Recovery Challenges Among Older Adults

Recovery Challenges Among Older Adults

Multiple factors can interact to increase vulnerability for the development of alcohol and other drug-related (AOD) problems in older adults. Those same factors can pose threats to older adults in long-term addiction recovery. In the former situation, older adults who did not experience such problems during their formative and maturing years develop AOD problems late in life. In the latter situation, individuals with years or decades of stable recovery experience a recurrence of such problems with potentially profound or fatal consequences. (The shame from losing long-held sobriety and elder status within a recovery community can be a significant obstacle to recovery re-stabilization.) We have observed four root causes of such vulnerabilities in both circumstances.

1. Physiological factors
Changes in drug metabolism (e.g. decreased tissue tolerance, atypical drug actions and interactions), co-occurring medical/psychiatric conditions, and the use of multiple medications have the potential to amplify untoward effects of alcohol and other drug consumption in older adults. These same factors may escalate the speed and severity of addiction reinstatement in the older adult who resumes AOD use after prolonged sobriety. Sleep disturbances and the onset of acute and chronic pain increase the vulnerability of both groups for patterns of self-medication. Age-related cognitive impairments increase AOD vulnerability due to age- and AOD-related effects on memory and judgment. Some older adults who have used medications to support their recovery—medications such as acamprosate (Campral) or disulfiram (Antabuse)—may also no longer be able to take these medications due to problems with liver or kidney functioning, leaving them at increased vulnerability for recurrence of alcohol-related problems.

2. Emotional Factors:
Aging requires the management of multiple losses: the loss of functional capabilities; the loss of family members and friends due to death and relocations; the loss of meaningful roles, activities, power, and status; and the potential decline in one’s standard of living. We have witnessed AOD problems developing among older adults in the context of such losses. These grief response sometimes morph into the clinical conditions of depression or anxiety and increase the propensity for and risks of self-medication with alcohol and other drugs.

3. Social Factors:
The disruption of long-standing social networks in older adults due to retirement, relocation, and deaths can heighten vulnerability for AOD problems. We have also witnessed older adults falling prey to such problems when they enter new social groups (e.g., retirement communities) in which heavy alcohol or other drug use is the norm. Losing a sponsor to relocation, sickness, or death is also a potential source of recovery destabilization.

4. Spiritual Factors:
Although growing older can result in a strong desire for connection to a greater being, for some older adults, aging is accompanied by a lost connection with their religious or spiritual roots. The resulting loss of meaning and purpose and a sense of hopelessness can increase vulnerability for a wide range of excessive behaviors, including AOD use. We have seen some older adults, fearing they are running out of time, commence risk-taking behavior similar to that seen in adolescence. We have also witnessed aging adults who, feeling they have fallen far short of their life goals, simply give up and commence drinking themselves into oblivion or death—until some event or new relationship rekindles a zest for living.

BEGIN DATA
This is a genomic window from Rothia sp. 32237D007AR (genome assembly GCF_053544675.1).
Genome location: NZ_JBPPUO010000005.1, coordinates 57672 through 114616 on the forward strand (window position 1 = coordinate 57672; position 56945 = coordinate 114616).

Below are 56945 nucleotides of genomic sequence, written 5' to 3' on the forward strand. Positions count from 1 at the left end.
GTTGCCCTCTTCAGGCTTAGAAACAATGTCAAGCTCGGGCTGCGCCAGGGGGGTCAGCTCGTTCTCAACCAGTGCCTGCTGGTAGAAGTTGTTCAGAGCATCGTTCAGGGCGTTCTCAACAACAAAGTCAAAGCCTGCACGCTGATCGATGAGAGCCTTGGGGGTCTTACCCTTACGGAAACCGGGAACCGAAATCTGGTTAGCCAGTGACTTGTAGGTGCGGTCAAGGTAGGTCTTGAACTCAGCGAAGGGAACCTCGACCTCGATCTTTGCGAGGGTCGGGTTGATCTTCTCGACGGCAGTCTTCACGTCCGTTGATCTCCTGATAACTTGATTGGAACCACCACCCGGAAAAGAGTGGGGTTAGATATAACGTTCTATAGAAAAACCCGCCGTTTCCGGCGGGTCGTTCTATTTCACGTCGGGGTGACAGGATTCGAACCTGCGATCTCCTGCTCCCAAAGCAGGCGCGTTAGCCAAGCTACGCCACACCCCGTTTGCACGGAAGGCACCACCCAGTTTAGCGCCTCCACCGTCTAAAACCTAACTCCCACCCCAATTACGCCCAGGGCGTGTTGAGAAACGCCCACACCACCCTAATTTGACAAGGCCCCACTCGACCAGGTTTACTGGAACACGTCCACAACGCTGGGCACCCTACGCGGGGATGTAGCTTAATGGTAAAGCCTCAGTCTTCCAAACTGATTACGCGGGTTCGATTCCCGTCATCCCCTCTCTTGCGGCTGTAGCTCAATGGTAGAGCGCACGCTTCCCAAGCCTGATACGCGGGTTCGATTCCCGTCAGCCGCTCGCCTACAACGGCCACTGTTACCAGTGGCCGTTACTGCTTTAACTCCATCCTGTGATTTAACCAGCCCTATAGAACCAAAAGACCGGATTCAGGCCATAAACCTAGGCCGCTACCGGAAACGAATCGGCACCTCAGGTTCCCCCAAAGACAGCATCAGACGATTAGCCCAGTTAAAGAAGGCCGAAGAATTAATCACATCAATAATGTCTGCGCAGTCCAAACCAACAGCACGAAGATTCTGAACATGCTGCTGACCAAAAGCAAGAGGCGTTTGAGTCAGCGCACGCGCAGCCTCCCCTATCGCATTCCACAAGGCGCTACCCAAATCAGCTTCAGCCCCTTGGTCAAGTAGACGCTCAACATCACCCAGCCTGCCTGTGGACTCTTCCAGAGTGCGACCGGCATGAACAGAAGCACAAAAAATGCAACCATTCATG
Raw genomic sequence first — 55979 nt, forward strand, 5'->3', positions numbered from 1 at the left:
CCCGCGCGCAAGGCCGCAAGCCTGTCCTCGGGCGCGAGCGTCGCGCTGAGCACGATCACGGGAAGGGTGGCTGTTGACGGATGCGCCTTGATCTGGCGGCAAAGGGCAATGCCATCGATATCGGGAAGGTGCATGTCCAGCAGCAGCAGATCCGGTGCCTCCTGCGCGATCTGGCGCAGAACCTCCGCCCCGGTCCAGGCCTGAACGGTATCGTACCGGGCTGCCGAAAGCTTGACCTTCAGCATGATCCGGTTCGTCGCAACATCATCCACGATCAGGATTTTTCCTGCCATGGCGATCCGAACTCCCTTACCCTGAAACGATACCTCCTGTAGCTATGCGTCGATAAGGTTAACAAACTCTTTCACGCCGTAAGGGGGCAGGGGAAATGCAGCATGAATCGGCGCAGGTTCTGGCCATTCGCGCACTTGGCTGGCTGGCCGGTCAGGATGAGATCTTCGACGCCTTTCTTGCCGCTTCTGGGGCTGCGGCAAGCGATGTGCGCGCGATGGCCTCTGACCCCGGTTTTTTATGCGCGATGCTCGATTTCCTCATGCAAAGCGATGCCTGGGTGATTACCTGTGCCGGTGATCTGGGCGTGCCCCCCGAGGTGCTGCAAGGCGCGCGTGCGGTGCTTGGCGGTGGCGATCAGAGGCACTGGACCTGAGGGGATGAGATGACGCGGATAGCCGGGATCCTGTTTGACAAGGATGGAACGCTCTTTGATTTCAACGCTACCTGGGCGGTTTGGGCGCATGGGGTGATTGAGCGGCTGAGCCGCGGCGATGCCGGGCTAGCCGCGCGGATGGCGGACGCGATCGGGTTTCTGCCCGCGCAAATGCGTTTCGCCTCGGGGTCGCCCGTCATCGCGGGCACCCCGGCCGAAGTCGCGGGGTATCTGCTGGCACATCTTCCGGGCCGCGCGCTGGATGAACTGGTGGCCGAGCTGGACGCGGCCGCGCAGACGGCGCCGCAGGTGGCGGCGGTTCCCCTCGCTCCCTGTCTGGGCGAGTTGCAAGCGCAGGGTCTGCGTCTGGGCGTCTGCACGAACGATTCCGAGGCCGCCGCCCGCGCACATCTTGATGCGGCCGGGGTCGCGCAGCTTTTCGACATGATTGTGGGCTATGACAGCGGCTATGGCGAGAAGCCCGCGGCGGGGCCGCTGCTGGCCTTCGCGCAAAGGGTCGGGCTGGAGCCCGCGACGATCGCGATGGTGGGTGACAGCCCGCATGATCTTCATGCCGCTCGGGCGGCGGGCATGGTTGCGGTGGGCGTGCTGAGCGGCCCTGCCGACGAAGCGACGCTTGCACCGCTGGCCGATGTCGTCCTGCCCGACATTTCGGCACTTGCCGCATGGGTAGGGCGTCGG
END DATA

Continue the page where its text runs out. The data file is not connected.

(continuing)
Erik Erikson characterized this final stage of life as a tension between ego integrity and despair. Within this tension, older adults resist or develop AOD problems and maintain or compromise recovery from such problems. The good news is that, in spite of such threats, most older adults, including those in recovery, meet these challenges and maintain their health.

It is our belief that older adults constitute a unique population, on par with adolescents and transition age youth, who require specialized, developmentally appropriate prevention, early intervention, treatment, and recovery support services. As the aging of the U.S. population continues, we expect to see remarkable breakthroughs within this service continuum aimed at the special circumstances and needs of older adults.

In reviewing the above sources of vulnerability for the development or recurrence of AOD problems in older adults, one could get the mistaken impression that aging is itself a pathological process. But there are other oft-ignored dimensions of aging that challenge such a view. Increased time for self-care. Changes in lifestyle that improve physical and emotional health. A shift in focus from doing to being. Acceptance of imperfection and limitation. Letting go of past resentments. Seeking forgiveness and forgiving. Deepening gratitude for one’s blessings. More meaningful personal and family relationships. Discovering previously hidden resources within and beyond the self. The gift of time for pleasurable pursuits and quiet reflection. Exploration of new forms of service to others. Such rarely acknowledged dimensions of aging can enhance resilience and the quality of personal and family life in long-term recovery.

By Bill White and Randall Webber

William (“Bill”) White
Emeritus Senior Research Consultant at Chestnut Health System
Recovery Historian

Read all of Bill White's Blog Posts on his website here www.williamwhitepapers.com